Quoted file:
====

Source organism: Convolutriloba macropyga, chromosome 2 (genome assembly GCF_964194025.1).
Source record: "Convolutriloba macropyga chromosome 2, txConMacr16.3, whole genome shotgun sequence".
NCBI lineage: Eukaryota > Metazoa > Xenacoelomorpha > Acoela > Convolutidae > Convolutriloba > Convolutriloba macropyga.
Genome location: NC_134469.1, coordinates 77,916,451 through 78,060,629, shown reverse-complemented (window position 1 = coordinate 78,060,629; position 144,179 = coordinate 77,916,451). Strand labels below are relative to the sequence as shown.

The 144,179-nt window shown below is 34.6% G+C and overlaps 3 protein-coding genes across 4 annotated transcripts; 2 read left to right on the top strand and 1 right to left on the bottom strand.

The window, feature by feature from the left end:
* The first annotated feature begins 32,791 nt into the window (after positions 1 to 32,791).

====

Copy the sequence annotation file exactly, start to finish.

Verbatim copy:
Source organism: Convolutriloba macropyga, chromosome 2 (genome assembly GCF_964194025.1).
Source record: "Convolutriloba macropyga chromosome 2, txConMacr16.3, whole genome shotgun sequence".
NCBI lineage: Eukaryota > Metazoa > Xenacoelomorpha > Acoela > Convolutidae > Convolutriloba > Convolutriloba macropyga.
Genome location: NC_134469.1, coordinates 77,916,451 through 78,060,629, shown reverse-complemented (window position 1 = coordinate 78,060,629; position 144,179 = coordinate 77,916,451). Strand labels below are relative to the sequence as shown.

The 144,179-nt window shown below is 34.6% G+C and overlaps 3 protein-coding genes across 4 annotated transcripts; 2 read left to right on the top strand and 1 right to left on the bottom strand.

The window, feature by feature from the left end:
* The first annotated feature begins 32,791 nt into the window (after positions 1 to 32,791).